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Work in Sports: 6 Tips to Get Ahead

Canadian VeggieGraduating from your undergraduate institution in April or May and want to break into the business of sports (particularly in the representation of athletes) but have no idea where to start?  Here’s a list of options.  There is no “right”  path to success, but the following list provides some insight into ways that you can better prepare yourself for the life as a sports agent and possibly get your first foot through the door.

1. Don’t Stop Learning

Have you taken the LSAT or GRE?  If not, it may be too late to take either standardized test in order to be admitted into a law school or masters program this Fall.  If you have taken one of the 2 tests, you may want to consider getting a graduate/law degree.  For one, the NFL requires that you have one if you wish to be certified by the players’ association.  But even if you just want to focus your practice on basketball, baseball, or some other sport, the knowledge, tools, and connections you will gain from a masters program or law school are very valuable in this field.  My own two cents – Go to law school and see if the school allows you to take some out-of-law classes like Sport Marketing.

2. Apply for Sports Internships

This business, like most, is heavily dependent on relationships.  Interning at an agency will allow you to create new bonds to people within the industry and will let you understand who you need to speak to once you are a part of the business.  Also, an internship provides invaluable experience to people who hope to get into the industry.  As much as I talk about the sports agent field on my site, nothing compared to hands-on experience.

3. Read Sports Business Books

If you visit my site, I provide a list of books written by sports agents.  Some of the books are more valuable than others, but it is smart to read about others views and experiences in and about the industry.  Some of my favorites include An Athlete’s Guide to Agents, Fifth Edition, Never Make the First Offer, and Representing the Professional Athlete.

Mays Business School4. Read Sports Law Review Articles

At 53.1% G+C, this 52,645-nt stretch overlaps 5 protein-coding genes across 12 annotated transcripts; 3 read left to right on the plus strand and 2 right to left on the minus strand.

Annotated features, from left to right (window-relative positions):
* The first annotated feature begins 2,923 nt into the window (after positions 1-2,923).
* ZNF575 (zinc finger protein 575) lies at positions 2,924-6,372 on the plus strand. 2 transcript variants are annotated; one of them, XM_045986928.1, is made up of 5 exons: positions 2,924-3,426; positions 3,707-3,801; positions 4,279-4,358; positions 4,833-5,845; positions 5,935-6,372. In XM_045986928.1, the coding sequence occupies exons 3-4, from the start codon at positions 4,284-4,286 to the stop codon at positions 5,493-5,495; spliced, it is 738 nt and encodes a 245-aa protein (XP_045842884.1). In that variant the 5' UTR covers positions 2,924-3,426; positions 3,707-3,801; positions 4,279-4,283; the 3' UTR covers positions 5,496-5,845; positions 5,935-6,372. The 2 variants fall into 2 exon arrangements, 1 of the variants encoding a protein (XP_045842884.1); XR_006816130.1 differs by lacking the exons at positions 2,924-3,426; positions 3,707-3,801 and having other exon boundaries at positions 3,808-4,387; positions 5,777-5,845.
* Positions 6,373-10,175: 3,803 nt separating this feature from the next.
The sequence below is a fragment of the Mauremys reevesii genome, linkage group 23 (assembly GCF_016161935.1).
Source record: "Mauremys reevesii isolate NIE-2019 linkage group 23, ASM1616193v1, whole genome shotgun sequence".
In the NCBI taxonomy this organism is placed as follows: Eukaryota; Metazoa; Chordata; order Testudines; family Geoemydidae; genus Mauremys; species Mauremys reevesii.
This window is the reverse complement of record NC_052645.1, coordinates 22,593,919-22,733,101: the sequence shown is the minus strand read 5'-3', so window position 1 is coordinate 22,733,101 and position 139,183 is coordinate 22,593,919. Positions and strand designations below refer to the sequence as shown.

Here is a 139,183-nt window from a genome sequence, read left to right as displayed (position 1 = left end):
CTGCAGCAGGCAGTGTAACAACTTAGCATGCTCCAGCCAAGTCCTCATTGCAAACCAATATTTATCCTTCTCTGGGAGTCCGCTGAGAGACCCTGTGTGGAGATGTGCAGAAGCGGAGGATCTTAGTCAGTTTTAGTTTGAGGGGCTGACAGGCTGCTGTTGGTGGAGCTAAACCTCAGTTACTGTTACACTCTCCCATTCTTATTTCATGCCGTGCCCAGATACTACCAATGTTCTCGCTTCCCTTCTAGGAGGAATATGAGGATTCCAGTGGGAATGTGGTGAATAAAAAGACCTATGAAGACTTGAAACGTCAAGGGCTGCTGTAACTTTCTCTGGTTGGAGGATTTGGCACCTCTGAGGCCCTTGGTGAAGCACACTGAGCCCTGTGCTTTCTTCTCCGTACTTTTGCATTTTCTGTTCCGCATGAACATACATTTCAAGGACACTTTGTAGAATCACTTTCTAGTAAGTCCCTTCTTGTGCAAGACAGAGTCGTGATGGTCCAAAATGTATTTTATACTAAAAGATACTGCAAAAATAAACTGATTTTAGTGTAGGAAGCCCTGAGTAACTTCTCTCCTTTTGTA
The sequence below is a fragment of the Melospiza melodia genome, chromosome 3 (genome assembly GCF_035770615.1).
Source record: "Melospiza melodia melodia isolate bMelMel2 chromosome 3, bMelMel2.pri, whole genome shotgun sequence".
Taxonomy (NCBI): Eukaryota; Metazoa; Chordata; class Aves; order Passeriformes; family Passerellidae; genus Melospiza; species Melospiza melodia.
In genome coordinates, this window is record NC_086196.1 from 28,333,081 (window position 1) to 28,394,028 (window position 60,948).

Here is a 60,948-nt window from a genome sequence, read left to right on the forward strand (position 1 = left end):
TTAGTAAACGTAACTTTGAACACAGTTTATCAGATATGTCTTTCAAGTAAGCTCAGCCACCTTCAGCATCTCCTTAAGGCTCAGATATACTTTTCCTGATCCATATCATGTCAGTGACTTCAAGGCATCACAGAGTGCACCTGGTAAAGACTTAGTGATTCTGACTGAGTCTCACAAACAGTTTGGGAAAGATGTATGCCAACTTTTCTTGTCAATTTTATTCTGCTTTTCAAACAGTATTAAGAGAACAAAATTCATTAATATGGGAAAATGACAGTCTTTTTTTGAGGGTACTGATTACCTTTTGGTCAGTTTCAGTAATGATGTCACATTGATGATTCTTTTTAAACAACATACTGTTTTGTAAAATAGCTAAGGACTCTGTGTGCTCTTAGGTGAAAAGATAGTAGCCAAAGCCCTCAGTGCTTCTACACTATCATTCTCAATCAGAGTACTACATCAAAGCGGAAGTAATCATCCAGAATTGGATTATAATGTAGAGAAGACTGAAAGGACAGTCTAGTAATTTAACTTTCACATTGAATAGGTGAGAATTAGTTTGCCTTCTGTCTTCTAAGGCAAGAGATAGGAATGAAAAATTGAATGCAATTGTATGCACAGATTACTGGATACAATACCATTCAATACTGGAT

While many people seem to think that law review articles are declining in readership, some of the best scholarly work is still published in this medium.  Sports Law Blog often releases new Sports Law related pieces that are released in a variety of reviews and journals.  I also recently came out with a piece that is applicable for anyone looking to break into the industry – http://www.dartmouthlawjournal.org/articles/Heitner.pdf.

5. Attend Sports Symposiums

More important than the information learned at these events is the possibility to meet and network with those who have established names for themselves in the industry.  Who knows, you just might land an internship or a job with someone speaking on a panel.  Oftentimes, those in attendance are also involved in the industry or are lawyers looking for a way in.  And the panels also happen to be very interesting.  I have had the pleasure of participating as a speaker on quite a few panels as of late.  I will be on one or two panels at the upcoming St. Thomas University Sports and Entertainment Law Society Symposium on March 13.  If you are in Miami and will be at the event, make sure to connect with me.

6. Do Something No One Has Done

My big break was in the creation of SportAagentBlog.com What unique value will you bring to the industry?  How will you stand out?  The industry is cluttered with bright minds.  Find out what makes you special.

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2 Responses to Work in Sports: 6 Tips to Get Ahead

  1. Ryan Sammut March 30, 2010 at 7:52 am #

    To whom it may concern,
    I am Ryan Sammut from MT. Pleasant, Michigan, a 22 year old aspiring sports agent. In my case i am currently not attending a college or university. the truth is, i went to college freshmen year and did not know what i wanted from school. now with some considerable time i have my goals set. I am writing in hopes to possibly attain an internship opportunity, any internship information or any helpful information to proceed in the sports management field. I know that this is probably a long shot, but i would not know if i did not try. My life revolves a lot around sports and i would love to have a career in sports management. I hope with this email i can either receive more important information about pursuing my degree in this field or ultimately having the chance to pursue hands on experience in this field. any and all information you can send to me at this point would be greatly appreciated and immense help.
    Thank you for your time,
    Ryan M. Sammut

  2. Joost Boers August 15, 2010 at 6:32 pm #

    I would like to add – start your own company. In our company, a lot of athletes and sportsmen earn a lot of money at the same time as improving their performances – and helping other people improve their lives. That's worthwile, connects with the nature of sport and as it's your own company, you don't need to apply and the outlook may be much better than an average job. Think about it.

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